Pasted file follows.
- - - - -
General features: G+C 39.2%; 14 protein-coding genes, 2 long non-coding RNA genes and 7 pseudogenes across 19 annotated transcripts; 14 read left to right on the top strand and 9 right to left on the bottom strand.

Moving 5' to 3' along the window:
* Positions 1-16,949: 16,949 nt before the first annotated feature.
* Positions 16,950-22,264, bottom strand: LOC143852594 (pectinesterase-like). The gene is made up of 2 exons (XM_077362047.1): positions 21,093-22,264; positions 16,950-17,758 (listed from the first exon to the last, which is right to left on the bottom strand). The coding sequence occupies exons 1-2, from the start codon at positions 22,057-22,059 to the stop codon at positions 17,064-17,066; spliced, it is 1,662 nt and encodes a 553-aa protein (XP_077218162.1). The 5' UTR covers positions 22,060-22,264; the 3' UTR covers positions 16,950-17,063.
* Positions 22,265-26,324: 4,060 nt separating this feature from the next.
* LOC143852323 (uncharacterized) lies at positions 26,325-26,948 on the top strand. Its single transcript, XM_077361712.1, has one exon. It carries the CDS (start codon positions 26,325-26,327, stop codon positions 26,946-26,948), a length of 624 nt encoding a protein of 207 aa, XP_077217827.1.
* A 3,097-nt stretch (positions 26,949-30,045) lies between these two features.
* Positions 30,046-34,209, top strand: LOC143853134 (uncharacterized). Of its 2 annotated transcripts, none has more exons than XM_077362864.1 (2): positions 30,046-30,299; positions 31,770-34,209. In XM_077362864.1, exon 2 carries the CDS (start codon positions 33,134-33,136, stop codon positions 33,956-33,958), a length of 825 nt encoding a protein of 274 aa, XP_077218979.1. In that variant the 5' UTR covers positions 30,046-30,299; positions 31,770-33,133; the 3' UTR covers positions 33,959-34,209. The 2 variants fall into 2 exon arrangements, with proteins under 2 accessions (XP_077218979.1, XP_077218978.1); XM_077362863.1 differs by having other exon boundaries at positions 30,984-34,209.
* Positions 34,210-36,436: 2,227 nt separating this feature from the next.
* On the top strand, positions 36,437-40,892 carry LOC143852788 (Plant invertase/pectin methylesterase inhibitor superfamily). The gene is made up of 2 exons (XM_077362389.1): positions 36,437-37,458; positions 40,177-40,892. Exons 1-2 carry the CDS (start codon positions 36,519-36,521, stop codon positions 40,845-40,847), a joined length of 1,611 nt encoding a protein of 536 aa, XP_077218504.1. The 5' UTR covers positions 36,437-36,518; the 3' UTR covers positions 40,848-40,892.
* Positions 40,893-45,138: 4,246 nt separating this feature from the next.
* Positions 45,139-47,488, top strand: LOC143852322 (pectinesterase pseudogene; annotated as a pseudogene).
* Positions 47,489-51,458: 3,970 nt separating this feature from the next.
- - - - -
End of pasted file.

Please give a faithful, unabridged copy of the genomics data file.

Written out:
General features: G+C 39.2%; 14 protein-coding genes, 2 long non-coding RNA genes and 7 pseudogenes across 19 annotated transcripts; 14 read left to right on the top strand and 9 right to left on the bottom strand.

Moving 5' to 3' along the window:
* Positions 1-16,949: 16,949 nt before the first annotated feature.
* Positions 16,950-22,264, bottom strand: LOC143852594 (pectinesterase-like). The gene is made up of 2 exons (XM_077362047.1): positions 21,093-22,264; positions 16,950-17,758 (listed from the first exon to the last, which is right to left on the bottom strand). The coding sequence occupies exons 1-2, from the start codon at positions 22,057-22,059 to the stop codon at positions 17,064-17,066; spliced, it is 1,662 nt and encodes a 553-aa protein (XP_077218162.1). The 5' UTR covers positions 22,060-22,264; the 3' UTR covers positions 16,950-17,063.
* Positions 22,265-26,324: 4,060 nt separating this feature from the next.
* LOC143852323 (uncharacterized) lies at positions 26,325-26,948 on the top strand. Its single transcript, XM_077361712.1, has one exon. It carries the CDS (start codon positions 26,325-26,327, stop codon positions 26,946-26,948), a length of 624 nt encoding a protein of 207 aa, XP_077217827.1.
* A 3,097-nt stretch (positions 26,949-30,045) lies between these two features.
* Positions 30,046-34,209, top strand: LOC143853134 (uncharacterized). Of its 2 annotated transcripts, none has more exons than XM_077362864.1 (2): positions 30,046-30,299; positions 31,770-34,209. In XM_077362864.1, exon 2 carries the CDS (start codon positions 33,134-33,136, stop codon positions 33,956-33,958), a length of 825 nt encoding a protein of 274 aa, XP_077218979.1. In that variant the 5' UTR covers positions 30,046-30,299; positions 31,770-33,133; the 3' UTR covers positions 33,959-34,209. The 2 variants fall into 2 exon arrangements, with proteins under 2 accessions (XP_077218979.1, XP_077218978.1); XM_077362863.1 differs by having other exon boundaries at positions 30,984-34,209.
* Positions 34,210-36,436: 2,227 nt separating this feature from the next.
* On the top strand, positions 36,437-40,892 carry LOC143852788 (Plant invertase/pectin methylesterase inhibitor superfamily). The gene is made up of 2 exons (XM_077362389.1): positions 36,437-37,458; positions 40,177-40,892. Exons 1-2 carry the CDS (start codon positions 36,519-36,521, stop codon positions 40,845-40,847), a joined length of 1,611 nt encoding a protein of 536 aa, XP_077218504.1. The 5' UTR covers positions 36,437-36,518; the 3' UTR covers positions 40,848-40,892.
* Positions 40,893-45,138: 4,246 nt separating this feature from the next.
* Positions 45,139-47,488, top strand: LOC143852322 (pectinesterase pseudogene; annotated as a pseudogene).
* Positions 47,489-51,458: 3,970 nt separating this feature from the next.